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Tips for building resilience after natural disasters


Health Promotion Manager, Lisa Jury shares strategies to cope in difficult times.

The devastation to homes and communities caused by the Auckland Anniversary Floods and Cyclone Gabrielle was felt across the nation.  For many coeliac families, the emergency services did not cater well for people on a restricted diet so the additional support provided by the coeliac community and Coeliac NZ members and volunteers to deliver GF Food Boxes was welcomed. Our thanks go to everyone who donated to the GF Food for Cyclone Disaster Relief and those in the community who helped in responding to the need of others.

Tips for building resilience in the face of disaster

Resilience is probably an overused term, but it is how your body manages stress. Our brains release adrenaline in stressful situations. It can cause you to feel shaky, queasy, and on edge and make it hard to concentrate. This is known as the flight or fight response; it’s your body telling you to be alert and ready for action.

  • Try to keep a normal routine
  • Take slow, measured breaths through your nose
  • Remember, feeling fearful is to be expected.

Maintaining connections to meaningful groups like whanau, faith-based, and volunteer organisations can help you have a natural support group to rally around you when in need.  Staying informed and educated but limiting exposure to media about the disaster.

It is normal to feel anxious about the safety of your whanau, especially if you are living in an affected area. We all have different needs and different ways of coping. It is important to talk to children and teenagers about their feelings and be prepared to discuss the same details many times over.

  • Take one day at a time and do something positive. Maintain balance in your life between personal needs, work, and family obligations until you can return to your usual routine.
  • Offering help to others can also help you in times of crisis.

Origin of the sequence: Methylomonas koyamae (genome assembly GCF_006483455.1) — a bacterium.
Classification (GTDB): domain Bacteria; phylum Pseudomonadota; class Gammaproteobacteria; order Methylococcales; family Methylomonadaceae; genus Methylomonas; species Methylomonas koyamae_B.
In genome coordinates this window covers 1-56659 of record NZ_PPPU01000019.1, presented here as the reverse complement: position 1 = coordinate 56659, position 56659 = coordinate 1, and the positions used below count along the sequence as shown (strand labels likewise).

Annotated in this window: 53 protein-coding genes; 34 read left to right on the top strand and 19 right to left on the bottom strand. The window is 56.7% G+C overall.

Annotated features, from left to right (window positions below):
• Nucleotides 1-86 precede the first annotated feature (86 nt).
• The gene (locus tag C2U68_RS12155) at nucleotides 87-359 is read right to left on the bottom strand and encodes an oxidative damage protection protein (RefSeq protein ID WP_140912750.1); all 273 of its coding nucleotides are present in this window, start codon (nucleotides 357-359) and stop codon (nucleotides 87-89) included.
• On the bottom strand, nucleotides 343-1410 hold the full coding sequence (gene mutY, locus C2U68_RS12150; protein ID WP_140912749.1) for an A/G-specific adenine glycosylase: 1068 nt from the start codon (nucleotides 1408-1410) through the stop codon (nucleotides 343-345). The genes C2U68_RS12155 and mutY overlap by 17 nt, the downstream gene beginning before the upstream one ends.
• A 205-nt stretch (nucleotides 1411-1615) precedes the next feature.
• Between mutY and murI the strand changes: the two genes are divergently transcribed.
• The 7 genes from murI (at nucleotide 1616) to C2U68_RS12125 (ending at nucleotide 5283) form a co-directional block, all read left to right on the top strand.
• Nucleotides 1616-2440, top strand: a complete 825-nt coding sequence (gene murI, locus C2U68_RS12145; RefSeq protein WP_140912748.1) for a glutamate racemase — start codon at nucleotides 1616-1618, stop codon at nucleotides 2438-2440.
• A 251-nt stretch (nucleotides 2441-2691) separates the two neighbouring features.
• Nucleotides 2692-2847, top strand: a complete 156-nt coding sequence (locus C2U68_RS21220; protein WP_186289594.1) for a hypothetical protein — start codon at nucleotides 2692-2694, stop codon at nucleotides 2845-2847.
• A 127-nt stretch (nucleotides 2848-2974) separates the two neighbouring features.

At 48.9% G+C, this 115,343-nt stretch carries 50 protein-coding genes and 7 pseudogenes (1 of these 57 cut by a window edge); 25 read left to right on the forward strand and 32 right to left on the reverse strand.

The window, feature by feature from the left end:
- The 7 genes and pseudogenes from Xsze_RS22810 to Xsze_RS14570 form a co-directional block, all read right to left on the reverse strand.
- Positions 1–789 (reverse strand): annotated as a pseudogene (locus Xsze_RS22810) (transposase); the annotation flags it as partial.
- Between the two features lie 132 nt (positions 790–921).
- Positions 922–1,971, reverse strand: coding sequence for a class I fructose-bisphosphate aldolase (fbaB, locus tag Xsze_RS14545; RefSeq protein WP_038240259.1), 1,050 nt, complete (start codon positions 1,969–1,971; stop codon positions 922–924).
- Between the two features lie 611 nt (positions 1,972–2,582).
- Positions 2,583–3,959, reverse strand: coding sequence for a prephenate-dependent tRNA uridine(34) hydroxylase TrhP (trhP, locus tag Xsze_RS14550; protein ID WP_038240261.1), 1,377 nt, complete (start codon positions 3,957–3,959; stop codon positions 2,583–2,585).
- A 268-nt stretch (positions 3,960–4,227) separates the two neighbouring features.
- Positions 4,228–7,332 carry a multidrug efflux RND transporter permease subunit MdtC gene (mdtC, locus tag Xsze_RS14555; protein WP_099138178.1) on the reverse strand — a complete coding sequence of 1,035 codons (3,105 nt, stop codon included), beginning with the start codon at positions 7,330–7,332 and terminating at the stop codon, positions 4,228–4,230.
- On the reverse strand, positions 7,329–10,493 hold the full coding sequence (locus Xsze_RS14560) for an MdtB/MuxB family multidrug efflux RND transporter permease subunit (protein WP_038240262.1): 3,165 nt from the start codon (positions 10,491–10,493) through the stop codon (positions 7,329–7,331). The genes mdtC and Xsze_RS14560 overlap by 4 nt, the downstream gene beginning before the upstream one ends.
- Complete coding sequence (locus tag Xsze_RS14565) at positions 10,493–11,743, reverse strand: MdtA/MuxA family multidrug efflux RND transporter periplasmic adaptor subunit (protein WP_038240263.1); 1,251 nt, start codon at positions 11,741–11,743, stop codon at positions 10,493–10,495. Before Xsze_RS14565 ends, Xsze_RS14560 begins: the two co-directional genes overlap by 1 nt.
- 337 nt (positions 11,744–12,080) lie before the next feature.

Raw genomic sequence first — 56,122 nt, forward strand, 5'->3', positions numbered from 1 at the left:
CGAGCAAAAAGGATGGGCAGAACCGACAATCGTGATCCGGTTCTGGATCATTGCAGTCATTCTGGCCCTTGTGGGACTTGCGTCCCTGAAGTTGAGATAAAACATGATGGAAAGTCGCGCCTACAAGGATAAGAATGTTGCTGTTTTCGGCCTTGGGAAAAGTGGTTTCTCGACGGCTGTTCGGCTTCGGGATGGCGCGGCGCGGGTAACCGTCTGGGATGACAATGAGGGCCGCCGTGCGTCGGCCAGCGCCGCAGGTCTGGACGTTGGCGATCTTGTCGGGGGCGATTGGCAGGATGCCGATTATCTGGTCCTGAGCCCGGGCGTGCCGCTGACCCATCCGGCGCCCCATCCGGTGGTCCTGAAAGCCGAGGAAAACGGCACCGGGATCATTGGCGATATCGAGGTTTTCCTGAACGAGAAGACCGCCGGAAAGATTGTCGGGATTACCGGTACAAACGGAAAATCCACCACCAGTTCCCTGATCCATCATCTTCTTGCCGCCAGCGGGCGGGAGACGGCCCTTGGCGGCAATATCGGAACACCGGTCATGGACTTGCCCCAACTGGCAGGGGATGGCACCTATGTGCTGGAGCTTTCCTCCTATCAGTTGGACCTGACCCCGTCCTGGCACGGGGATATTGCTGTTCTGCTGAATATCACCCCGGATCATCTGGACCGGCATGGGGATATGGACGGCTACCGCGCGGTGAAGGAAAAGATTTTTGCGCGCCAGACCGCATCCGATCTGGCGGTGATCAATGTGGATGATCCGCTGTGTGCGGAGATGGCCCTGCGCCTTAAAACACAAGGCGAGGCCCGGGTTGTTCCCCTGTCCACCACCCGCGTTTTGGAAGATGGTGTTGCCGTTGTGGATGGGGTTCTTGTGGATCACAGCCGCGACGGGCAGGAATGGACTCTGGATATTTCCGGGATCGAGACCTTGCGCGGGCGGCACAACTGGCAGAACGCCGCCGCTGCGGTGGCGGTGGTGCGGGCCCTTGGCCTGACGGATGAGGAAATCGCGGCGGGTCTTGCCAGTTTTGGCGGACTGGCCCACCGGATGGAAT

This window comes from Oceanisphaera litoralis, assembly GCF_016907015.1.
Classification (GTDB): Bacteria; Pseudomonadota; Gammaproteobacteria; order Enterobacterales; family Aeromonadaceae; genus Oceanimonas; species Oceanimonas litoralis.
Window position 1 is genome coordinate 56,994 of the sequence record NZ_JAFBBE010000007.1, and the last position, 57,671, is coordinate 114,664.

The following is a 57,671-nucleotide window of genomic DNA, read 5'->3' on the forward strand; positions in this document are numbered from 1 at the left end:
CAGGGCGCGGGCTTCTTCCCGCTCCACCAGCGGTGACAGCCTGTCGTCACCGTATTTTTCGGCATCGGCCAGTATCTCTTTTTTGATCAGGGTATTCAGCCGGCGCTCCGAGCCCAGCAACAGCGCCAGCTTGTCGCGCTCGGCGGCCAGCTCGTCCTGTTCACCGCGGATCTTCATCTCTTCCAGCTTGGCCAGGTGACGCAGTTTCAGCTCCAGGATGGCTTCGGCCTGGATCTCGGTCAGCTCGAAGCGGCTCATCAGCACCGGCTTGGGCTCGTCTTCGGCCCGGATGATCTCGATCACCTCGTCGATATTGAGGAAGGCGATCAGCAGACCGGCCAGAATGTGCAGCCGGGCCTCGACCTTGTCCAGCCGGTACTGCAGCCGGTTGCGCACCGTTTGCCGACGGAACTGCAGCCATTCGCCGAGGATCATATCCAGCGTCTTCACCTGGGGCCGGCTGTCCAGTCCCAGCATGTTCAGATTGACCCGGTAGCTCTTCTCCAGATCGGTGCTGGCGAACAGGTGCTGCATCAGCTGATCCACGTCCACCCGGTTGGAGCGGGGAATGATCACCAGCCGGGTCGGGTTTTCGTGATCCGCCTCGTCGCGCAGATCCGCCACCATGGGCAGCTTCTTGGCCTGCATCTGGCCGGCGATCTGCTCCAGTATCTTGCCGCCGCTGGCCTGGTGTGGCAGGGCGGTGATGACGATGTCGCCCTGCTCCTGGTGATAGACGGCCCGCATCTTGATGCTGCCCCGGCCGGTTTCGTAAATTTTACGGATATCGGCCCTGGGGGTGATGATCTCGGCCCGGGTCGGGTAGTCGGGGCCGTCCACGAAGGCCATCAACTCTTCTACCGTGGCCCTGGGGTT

• A disaster could be a catalyst to perhaps spur you into becoming involved in neighbourhood preparedness activities for future events.
  • The very best way to enhance your own disaster resilience is by reducing stress. You can do that through strategies such as relaxation techniques like meditation, yoga, deep breathing exercises, going for a walk or run, chatting with someone who cares about you, and/or talking to a health professional if you feel overwhelmed.
  • Avoid drugs and excessive drinking and maintain your healthy eating habits.
  • Be patient with yourself and others.

These strategies are all part of mental and physical well-being, and our Coeliac NZ Wellbeing Journal has some tips.  If you don’t have a copy of this excellent journal, visit our website store or email Fred on to purchase one.

Food Safety Facts

Ministry of Primary Industries – Food news is an interesting read and below is the Food Safety Factsheet following Cyclone Gabrielle.  We all must understand how we can ensure food safety for any following environmental events as we have experienced with Cyclone Gabrielle. Things like power failures and what to do with food in your fridge and freezer. Food from the garden, how to keep water safe and clean, collecting kai, and disposing of food.  You can download the pdf factsheet from site search food safety in the home after Cyclone Gabrielle.

*Remember that many of the people in our communities are displaced, have damage to homes, or have lost loved ones. The impact on people’s mental health with the loss, changes, and uncertainty is significant. Coeliac N.Z. encourages you to connect with your whānau, friends, and community. Please ask for help and seek support if you need it and support others if you can.  Need someone to talk to free call or text 1737 anytime or visit their website

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